Terrence Malick’s Jesus movie gets a new title and a composer

Terrence Malick’s Jesus movie gets a new title and a composer November 20, 2020

It’s been almost a year since Terrence Malick finished filming his upcoming Jesus movie, and there was has been very little news about it since. That has begun to change in recent weeks, though, as cast and crew members have talked about the film — always very briefly, and without giving anything away — and new facts have trickled out.

First, the film has a new title. It used to be called The Last Planet, but apparently that was only a working title. The “Terrence Malick Community” Facebook site One Big Soul reports that the title is now, and was always meant to be, The Way of the Wind.

The new title may be a nod to the words of Jesus in John 3:8:

The wind blows wherever it pleases. You hear its sound, but you cannot tell where it comes from or where it is going. So it is with everyone born of the Spirit.

But an even likelier reference point — particularly considering the influence of the Hebrew Bible’s Wisdom literature on Malick’s recent films — may be Ecclesiastes 11:5:

As you do not know the path of the wind,
or how the body is formed in a mother’s womb,
so you cannot understand the work of God,
the Maker of all things.

Second, the film has a composer. The Greek radio station Athens 9.84 reports that Eleni Karaindrou, who contributed the track ‘Lament I’ to Malick’s Voyage of Time: Life’s Journey in 2016, has “completed her music” for The Last Planet, as it was then known.

Third, Mark Rylance, who plays Satan in the film, alluded to his work on the film while talking to Third Coast Review about the Netflix film The Trial of the Chicago 7:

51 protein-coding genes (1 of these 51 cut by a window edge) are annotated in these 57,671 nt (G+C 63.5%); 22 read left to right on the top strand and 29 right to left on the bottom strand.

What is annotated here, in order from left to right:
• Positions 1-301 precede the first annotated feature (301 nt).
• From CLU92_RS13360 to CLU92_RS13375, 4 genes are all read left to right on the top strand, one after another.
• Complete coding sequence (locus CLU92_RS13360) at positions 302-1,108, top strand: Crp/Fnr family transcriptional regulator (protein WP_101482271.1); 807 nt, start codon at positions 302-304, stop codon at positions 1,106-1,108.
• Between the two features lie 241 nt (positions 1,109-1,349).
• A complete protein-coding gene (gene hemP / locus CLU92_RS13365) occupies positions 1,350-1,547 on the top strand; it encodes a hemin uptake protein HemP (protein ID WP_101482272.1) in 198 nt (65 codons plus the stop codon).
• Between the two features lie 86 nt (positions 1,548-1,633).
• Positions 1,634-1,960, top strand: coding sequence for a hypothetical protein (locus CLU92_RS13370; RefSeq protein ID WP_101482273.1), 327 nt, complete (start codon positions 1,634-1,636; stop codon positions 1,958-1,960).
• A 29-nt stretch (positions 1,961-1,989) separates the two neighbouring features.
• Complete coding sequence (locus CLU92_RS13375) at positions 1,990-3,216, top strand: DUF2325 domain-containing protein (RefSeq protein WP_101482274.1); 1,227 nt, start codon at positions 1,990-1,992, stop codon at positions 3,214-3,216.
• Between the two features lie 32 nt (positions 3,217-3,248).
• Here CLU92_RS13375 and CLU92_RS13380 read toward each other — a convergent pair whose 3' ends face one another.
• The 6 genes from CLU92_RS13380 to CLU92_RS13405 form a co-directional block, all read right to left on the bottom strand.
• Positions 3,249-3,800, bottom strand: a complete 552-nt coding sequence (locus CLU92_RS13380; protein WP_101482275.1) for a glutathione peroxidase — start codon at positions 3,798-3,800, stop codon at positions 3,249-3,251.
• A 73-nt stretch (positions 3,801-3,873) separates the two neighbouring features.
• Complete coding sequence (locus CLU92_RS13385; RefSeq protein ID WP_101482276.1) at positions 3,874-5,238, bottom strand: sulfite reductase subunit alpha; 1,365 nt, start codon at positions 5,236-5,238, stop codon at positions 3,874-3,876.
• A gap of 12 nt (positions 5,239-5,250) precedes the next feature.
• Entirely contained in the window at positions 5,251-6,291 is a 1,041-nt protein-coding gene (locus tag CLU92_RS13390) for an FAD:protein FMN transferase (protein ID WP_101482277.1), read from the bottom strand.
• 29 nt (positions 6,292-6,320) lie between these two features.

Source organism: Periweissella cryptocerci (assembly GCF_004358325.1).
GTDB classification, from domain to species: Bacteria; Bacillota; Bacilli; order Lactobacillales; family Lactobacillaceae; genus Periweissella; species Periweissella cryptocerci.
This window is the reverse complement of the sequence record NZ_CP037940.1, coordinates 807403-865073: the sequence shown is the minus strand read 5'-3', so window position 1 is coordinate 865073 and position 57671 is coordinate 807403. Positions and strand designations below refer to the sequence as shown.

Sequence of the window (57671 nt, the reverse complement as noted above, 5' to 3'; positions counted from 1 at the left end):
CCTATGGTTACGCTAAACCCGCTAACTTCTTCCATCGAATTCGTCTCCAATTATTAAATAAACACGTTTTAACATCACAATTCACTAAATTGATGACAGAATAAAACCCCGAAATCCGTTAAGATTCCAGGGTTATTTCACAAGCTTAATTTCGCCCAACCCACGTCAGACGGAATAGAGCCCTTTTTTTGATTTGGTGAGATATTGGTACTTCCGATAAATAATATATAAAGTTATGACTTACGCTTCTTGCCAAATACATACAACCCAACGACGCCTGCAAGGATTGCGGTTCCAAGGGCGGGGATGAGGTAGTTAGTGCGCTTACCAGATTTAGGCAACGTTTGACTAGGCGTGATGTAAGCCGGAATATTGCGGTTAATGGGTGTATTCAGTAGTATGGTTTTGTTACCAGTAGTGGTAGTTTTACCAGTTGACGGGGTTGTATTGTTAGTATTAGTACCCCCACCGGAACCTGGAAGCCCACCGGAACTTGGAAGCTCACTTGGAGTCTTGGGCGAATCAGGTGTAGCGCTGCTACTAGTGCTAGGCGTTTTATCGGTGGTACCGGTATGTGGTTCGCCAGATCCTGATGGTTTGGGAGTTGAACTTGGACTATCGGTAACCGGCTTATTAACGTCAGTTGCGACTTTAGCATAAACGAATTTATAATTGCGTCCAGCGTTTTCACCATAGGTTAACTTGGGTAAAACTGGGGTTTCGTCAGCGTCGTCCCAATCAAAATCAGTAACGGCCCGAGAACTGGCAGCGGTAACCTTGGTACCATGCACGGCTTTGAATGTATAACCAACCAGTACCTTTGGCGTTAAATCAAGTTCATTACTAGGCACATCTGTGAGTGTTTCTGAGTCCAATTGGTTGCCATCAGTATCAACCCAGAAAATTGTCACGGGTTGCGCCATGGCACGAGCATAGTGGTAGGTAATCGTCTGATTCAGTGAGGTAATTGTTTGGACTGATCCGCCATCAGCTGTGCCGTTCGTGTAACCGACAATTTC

Like yourself, [Trial director Aaron] Sorkin comes out of theater. In fact, one of his earlier successes was a courtroom drama for the stage [A Few Good Men]. And the film feels very theatrical—just a couple of primary locations, most of the actors are on the courtroom set at the same time—did he let it play out like this, with long, unbroken takes? Or was it more of a traditional shoot?

I’d come from working with Terrence Malick [on the upcoming The Last Planet], so that’s a a 90-minute take [laughs]. During the take, you’ll hear the cameraman say “Someone help me, please take the camera,” and someone else takes the camera, and Terrence says, “Carry on. Don’t worry about that.” So coming to Aaron, it didn’t feel like long takes.

This quote amuses me, as I took part in a roundtable interview with Wes Studi when he was promoting Malick’s The New World, which was shot with film and not digitally:

WS: Let me say this: I heard the word “cut” maybe three times.

Reporters: [ laughter around the room ]

WS: Have you heard this before?

Reporters: No! . . . I could have guessed it! . . . I wanted it!

WS: It’s a tool that a number of directors use, I’ve seen it done before.

Reporters: [ laughter around the room ]

WS: But this one, because so much of it is handheld, and some is — very few with the Steadicam, but some with Steadicam — but what we began to call it was “roll out”. “Roll out, the film has gone. That’s the only thing that’s going to stop this scene is the end of the film.” I find it does, however, keep you in the moment.

Finally, location manager Markus Bensch talked to the podcast Locations on Two about working with Malick on A Hidden Life and The Way of the Wind. He starts talking about The Way of the Wind — or The Last Planet, as it was then called — at the 54:30 mark:

Among other things, Bensch says Malick shot 200 hours of footage in 50 days and didn’t allow the actors to stay in trailers or sit on chairs, and Bensch jokes that the film will be ready in another three or four years — or maybe he isn’t joking about that…?

Besides Rylance, the film’s cast also includes Géza Röhrig as Jesus, Matthias Schoenarts as Peter, Aidan Turner as Andrew, and Bible-movie veterans Joseph Fiennes, Joseph Mawle, Douglas Booth, Selva Rasalingam, Tawfeek Barhom and Ben Kingsley — though as always, it remains to be seen who will survive Malick’s editing process.

— The picture at the top of this post shows Matthias Schoenarts as Peter and Géza Röhrig as Jesus.

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